Graphic Designer. 

The sound of glass shattering blasted through the speakers of the WWE arena. The crowd went wild as ‘Stone Cold’ Steve Austin tore down the ramp and slid into the ring. He climbed the ropes, popped open a beer, and ceremoniously poured the contents all over himself. Cheers rose as a different voice pierced through the air: “Can you smell what The Rock is cookin’?” Dwayne ‘The Rock’ Johnson stepped out and strutted towards the ring. Somewhere in Lawrence, Massachusetts, sat eight-year-old Nathaniel Amaro on the other end of a television screen. He watched, captivated, as the two wrestlers sized each other up.

Nathaniel recalls his fascination with WWE as a child, “In retrospect, it was the branding of a person.” Each wrestler had a distinctive symbol, title design, costume scheme, theme song and personality. “The art reflected the wrestler,” he notes. Nathaniel sketched for hours, trying to mimic the typefaces and designs of each character. Around the same time, he watched his father build and paint cars in his auto shop. He fell in love with the hands-on process, vividly remembering the mixing of colors and how a fresh coat of paint could rebrand a vehicle.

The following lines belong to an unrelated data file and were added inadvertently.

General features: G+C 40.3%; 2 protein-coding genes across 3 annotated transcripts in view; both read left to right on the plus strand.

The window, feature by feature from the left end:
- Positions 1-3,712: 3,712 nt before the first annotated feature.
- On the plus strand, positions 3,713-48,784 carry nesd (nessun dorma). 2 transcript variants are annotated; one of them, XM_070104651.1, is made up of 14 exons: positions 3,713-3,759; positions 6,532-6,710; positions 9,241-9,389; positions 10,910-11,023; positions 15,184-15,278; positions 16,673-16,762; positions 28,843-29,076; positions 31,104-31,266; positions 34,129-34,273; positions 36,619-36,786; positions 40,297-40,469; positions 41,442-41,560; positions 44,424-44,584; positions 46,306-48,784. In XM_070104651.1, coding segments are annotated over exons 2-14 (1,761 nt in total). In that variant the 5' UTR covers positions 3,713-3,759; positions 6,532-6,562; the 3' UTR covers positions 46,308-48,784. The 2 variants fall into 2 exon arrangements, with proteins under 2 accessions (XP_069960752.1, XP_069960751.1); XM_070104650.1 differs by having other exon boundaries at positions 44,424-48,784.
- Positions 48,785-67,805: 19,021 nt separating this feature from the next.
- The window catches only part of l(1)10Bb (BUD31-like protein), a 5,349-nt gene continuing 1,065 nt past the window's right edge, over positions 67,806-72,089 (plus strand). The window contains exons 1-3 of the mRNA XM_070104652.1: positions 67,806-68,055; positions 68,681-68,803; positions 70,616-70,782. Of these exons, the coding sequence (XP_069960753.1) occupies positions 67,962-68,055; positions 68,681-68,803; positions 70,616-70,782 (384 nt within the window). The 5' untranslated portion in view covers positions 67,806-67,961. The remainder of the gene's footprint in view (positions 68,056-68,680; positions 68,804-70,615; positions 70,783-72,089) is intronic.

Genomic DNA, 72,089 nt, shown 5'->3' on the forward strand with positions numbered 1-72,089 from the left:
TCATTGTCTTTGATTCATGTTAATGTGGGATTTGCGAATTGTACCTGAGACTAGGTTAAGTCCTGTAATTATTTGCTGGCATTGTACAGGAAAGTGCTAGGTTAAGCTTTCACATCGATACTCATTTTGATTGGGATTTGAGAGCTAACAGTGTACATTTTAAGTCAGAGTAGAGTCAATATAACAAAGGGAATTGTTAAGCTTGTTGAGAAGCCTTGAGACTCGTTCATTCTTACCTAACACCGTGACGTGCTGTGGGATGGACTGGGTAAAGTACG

Nathaniel enrolled in the Massachusetts College of Art and Design in Boston. He graduated in 2017, interned for a quick stint in the city, then landed at Laddawn in 2018. As Junior Graphic Designer, he vetted each Print Designer-generated technical drawing and created final art for our most challenging orders; all while providing constant feedback to our software development team. He helped bring life to the brands of our distributors’ most demanding customers. In January, we removed “Junior” from his title. Now Nathaniel lends his practiced hand to push new innovative content for Laddawn.com.

In his spare time, Nathaniel creates sneaker designs. Like WWE, this passion started early, with a pair of Ninja Turtle velcro kicks. “I really love and appreciate the aesthetic of sneakers,” he says, but it’s more than just that. He derives inspiration from Nike®, a brand that has grown into more than something people slide their feet into. Their “Equality” campaign, which featured athletes like LeBron James and Serena Williams, donated $5 million to community organizations in 2017. Nathaniel aims in a similar direction, hoping to inspire change and support like causes through unique campaign strategies and artist collaborations. “I’d like to use sneakers, something that I love, for a social purpose,” he adds, “They can represent more than the object. They convey a message and the story of the brand. In that way, they’re similar to Laddawn.” Thanks for helping tell our story, Nathaniel. We look forward with anticipation to where yours may lead.